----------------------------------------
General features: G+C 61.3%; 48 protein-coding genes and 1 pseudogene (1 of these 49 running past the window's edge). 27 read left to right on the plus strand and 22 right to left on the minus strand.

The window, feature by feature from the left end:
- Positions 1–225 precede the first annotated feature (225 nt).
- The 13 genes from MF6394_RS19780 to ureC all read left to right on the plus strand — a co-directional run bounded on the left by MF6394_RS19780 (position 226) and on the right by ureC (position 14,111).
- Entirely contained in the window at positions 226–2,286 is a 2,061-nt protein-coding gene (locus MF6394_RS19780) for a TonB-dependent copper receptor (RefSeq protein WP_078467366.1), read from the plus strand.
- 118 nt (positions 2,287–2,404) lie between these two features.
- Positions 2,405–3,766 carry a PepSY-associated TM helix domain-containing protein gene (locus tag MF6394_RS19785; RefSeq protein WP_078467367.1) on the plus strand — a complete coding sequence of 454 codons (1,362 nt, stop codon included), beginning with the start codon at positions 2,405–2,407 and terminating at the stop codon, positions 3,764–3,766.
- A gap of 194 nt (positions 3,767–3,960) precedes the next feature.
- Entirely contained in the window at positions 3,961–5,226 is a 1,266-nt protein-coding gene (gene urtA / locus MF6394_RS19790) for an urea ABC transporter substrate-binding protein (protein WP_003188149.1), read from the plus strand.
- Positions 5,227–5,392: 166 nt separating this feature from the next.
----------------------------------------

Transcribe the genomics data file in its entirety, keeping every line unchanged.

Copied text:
General features: G+C 61.3%; 48 protein-coding genes and 1 pseudogene (1 of these 49 running past the window's edge). 27 read left to right on the plus strand and 22 right to left on the minus strand.

The window, feature by feature from the left end:
- Positions 1–225 precede the first annotated feature (225 nt).
- The 13 genes from MF6394_RS19780 to ureC all read left to right on the plus strand — a co-directional run bounded on the left by MF6394_RS19780 (position 226) and on the right by ureC (position 14,111).
- Entirely contained in the window at positions 226–2,286 is a 2,061-nt protein-coding gene (locus MF6394_RS19780) for a TonB-dependent copper receptor (RefSeq protein WP_078467366.1), read from the plus strand.
- 118 nt (positions 2,287–2,404) lie between these two features.
- Positions 2,405–3,766 carry a PepSY-associated TM helix domain-containing protein gene (locus tag MF6394_RS19785; RefSeq protein WP_078467367.1) on the plus strand — a complete coding sequence of 454 codons (1,362 nt, stop codon included), beginning with the start codon at positions 2,405–2,407 and terminating at the stop codon, positions 3,764–3,766.
- A gap of 194 nt (positions 3,767–3,960) precedes the next feature.
- Entirely contained in the window at positions 3,961–5,226 is a 1,266-nt protein-coding gene (gene urtA / locus MF6394_RS19790) for an urea ABC transporter substrate-binding protein (protein WP_003188149.1), read from the plus strand.
- Positions 5,227–5,392: 166 nt separating this feature from the next.